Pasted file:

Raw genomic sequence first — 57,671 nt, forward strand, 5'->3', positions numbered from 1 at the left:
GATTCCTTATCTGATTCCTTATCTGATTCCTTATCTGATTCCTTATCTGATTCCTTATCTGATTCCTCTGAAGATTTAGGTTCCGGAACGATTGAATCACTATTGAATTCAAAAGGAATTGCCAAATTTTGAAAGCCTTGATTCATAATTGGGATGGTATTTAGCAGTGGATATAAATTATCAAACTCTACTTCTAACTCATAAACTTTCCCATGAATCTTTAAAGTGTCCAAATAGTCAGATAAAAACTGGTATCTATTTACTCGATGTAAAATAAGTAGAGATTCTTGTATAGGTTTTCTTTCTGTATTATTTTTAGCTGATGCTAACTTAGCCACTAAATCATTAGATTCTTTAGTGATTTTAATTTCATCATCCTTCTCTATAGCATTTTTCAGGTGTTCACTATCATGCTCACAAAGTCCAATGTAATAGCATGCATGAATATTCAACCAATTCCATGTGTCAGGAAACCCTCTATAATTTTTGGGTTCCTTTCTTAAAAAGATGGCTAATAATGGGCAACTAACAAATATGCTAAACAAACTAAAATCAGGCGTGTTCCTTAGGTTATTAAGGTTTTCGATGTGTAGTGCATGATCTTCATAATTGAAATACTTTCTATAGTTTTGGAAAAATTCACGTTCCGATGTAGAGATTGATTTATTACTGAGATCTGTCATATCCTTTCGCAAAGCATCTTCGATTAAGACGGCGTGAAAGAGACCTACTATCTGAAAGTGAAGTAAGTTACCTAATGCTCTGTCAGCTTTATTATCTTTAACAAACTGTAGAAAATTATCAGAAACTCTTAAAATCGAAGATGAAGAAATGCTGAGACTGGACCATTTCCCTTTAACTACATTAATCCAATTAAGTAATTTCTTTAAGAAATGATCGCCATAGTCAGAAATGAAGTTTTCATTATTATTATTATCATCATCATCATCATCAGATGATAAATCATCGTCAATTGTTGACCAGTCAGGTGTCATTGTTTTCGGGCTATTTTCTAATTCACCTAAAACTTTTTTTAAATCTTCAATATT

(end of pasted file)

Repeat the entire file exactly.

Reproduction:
Raw genomic sequence first — 57,671 nt, forward strand, 5'->3', positions numbered from 1 at the left:
GATTCCTTATCTGATTCCTTATCTGATTCCTTATCTGATTCCTTATCTGATTCCTTATCTGATTCCTCTGAAGATTTAGGTTCCGGAACGATTGAATCACTATTGAATTCAAAAGGAATTGCCAAATTTTGAAAGCCTTGATTCATAATTGGGATGGTATTTAGCAGTGGATATAAATTATCAAACTCTACTTCTAACTCATAAACTTTCCCATGAATCTTTAAAGTGTCCAAATAGTCAGATAAAAACTGGTATCTATTTACTCGATGTAAAATAAGTAGAGATTCTTGTATAGGTTTTCTTTCTGTATTATTTTTAGCTGATGCTAACTTAGCCACTAAATCATTAGATTCTTTAGTGATTTTAATTTCATCATCCTTCTCTATAGCATTTTTCAGGTGTTCACTATCATGCTCACAAAGTCCAATGTAATAGCATGCATGAATATTCAACCAATTCCATGTGTCAGGAAACCCTCTATAATTTTTGGGTTCCTTTCTTAAAAAGATGGCTAATAATGGGCAACTAACAAATATGCTAAACAAACTAAAATCAGGCGTGTTCCTTAGGTTATTAAGGTTTTCGATGTGTAGTGCATGATCTTCATAATTGAAATACTTTCTATAGTTTTGGAAAAATTCACGTTCCGATGTAGAGATTGATTTATTACTGAGATCTGTCATATCCTTTCGCAAAGCATCTTCGATTAAGACGGCGTGAAAGAGACCTACTATCTGAAAGTGAAGTAAGTTACCTAATGCTCTGTCAGCTTTATTATCTTTAACAAACTGTAGAAAATTATCAGAAACTCTTAAAATCGAAGATGAAGAAATGCTGAGACTGGACCATTTCCCTTTAACTACATTAATCCAATTAAGTAATTTCTTTAAGAAATGATCGCCATAGTCAGAAATGAAGTTTTCATTATTATTATTATCATCATCATCATCATCAGATGATAAATCATCGTCAATTGTTGACCAGTCAGGTGTCATTGTTTTCGGGCTATTTTCTAATTCACCTAAAACTTTTTTTAAATCTTCAATATT